Digital: A Love Story… A (modern) early 90’s Love Story


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Digital: A Love Story is great for beginners at Interactive Fiction because it follows a literature style more than an adventure story line.  The story is played through a series of email correspondences.  It starts out with you receiving your very first email account.  The interactive fiction elicits your emotions and personage by asking you twice to give your real name. Through the revealing of oneself the email account becomes your own.   Although it is evident early in the game (by the swapping of love poems) that you are supposed to build a relationship with Emilia there are other features of the game you have to explore in order to receive emails from Emilia.  I found myself reluctantly exploring the possibilities of “young” internet.  The communities are small and personal.  Your friends help you navigate through the web because you are a “noob”.  The more information I received about the founding of the internet and its initial purpose the more intrigued I became.  The game displays several opinions, some radical some experimental about the possible future of the internet.  I enjoyed the contemplative and openly defiant remarks of my friends.  All the while I was a little afraid that my borderline anarchist friends might get me in trouble with the government.

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In some parts of the game I was afraid I would get caught by the government because of the messages I was receiving.  I was also afraid I would get a virus on my computer.  At the same time I wanted badly to foster an intimate relationship with Emilia but like real relationships it takes time.  At one point I did get a virus and had to reboot my computer.  It was disconcerting having to follow all the same steps.  What was most upsetting was Emilia and I’s relationship was erased.

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She had no recollection of our past relationship.  I had to rebuild the level of comfortably I had gained with Emilia.  I think this took away from the realness of the game that I felt initially because in reality even if the emails were gone Emilia would still remember me.  Nonetheless, this game is a great modern day love story.  It helps to set the viewing screen as “Full Screen”.  This creates the allusion that your computer is from the early 90’s.    The suspense waiting for emails from Emilia simulates how I have felt and I imagine how many people felt when dealing with a virtual world.  As the game proceeded I realized it was not so much a romantic love story as much as it was a story about fostering community and protecting “people” and values.  Emilia taught me both of these lessons through her sacrifice.  This story left me feeling a lot of conflicting emotions because I initially thought I was in a “queer” relationship because both the protagonist and Emilia are suppose to be female.  Then, I discovered I was in a totally different type of “queer” relationship.  Prior to this game I would never have considered this type of relationship under the queer umbrella but this interactive fiction prompts you to reconsider ones relationships with technology and our interactions with relationships through technology.  This is a genuine digital love story.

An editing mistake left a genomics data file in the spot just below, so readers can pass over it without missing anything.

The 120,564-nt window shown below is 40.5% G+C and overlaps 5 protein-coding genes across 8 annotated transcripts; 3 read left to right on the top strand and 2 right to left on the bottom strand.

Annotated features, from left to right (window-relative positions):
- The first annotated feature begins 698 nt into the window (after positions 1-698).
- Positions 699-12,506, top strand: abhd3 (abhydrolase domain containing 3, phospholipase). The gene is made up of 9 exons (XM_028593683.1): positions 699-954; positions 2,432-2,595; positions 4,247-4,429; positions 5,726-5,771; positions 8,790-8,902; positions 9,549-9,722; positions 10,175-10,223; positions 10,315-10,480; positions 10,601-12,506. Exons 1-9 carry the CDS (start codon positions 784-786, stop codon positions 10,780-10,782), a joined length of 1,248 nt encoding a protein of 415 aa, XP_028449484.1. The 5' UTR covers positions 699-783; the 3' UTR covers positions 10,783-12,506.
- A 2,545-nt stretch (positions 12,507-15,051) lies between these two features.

Spoiler Alert on the last picture.




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  2 comments for “Digital: A Love Story… A (modern) early 90’s Love Story

  1. mstange
    February 9, 2014 at 7:15 pm

    This is a really interesting game mainly because, like you said, it seems like a mix of IF and a game. The fact that you don’t have to type what you want to do and can instead just click makes the game much less frustrating than text adventures. I really like the aesthetic here and how it fits the time period along with what everyone is talking about (in particular, that one guys fear of Japan). It made the online world feel really small and close knit like you said.

    What the weird part was for me, other than the whole Emilia thing, was how you had absolutely no control over what you sent to people, you could decide to send stuff or not. This was the most interesting part for me, because when I read a characters response I would have to guess what my character said in order to get a feel for them. That was a really interesting thing for this to do.

  2. egajeton
    February 9, 2014 at 9:43 pm

    One thing I think is worth pointing out is that despite being such a text heavy piece of Interactive Fiction, it still allows for complete immersion. You mention aspects like being able to make it full screen, which immerses you into the time period and appropriate technology. Among other things, the music that plays in the background is rather relaxing and peaceful, which creates an appropriate atmosphere.
    Another comment I would like to make is the sort of relationship you build with Emilia. I especially found myself constantly waiting for her responses to our messages. Even when they didn’t come, I would re-read her original messages. I think this says something about the emotional connection and complexities that can stem from IF. It may also say something about human beings’ need for interaction. I wonder if anyone else had the same feeling of wanting more interactivity with other characters, as I found myself almost craving someone to call or message while waiting. Therefore, despite being a piece of IF that relies more heavily on the literary aspect rather than the adventure aspect, it still manages to bring out a sort of emotional response.

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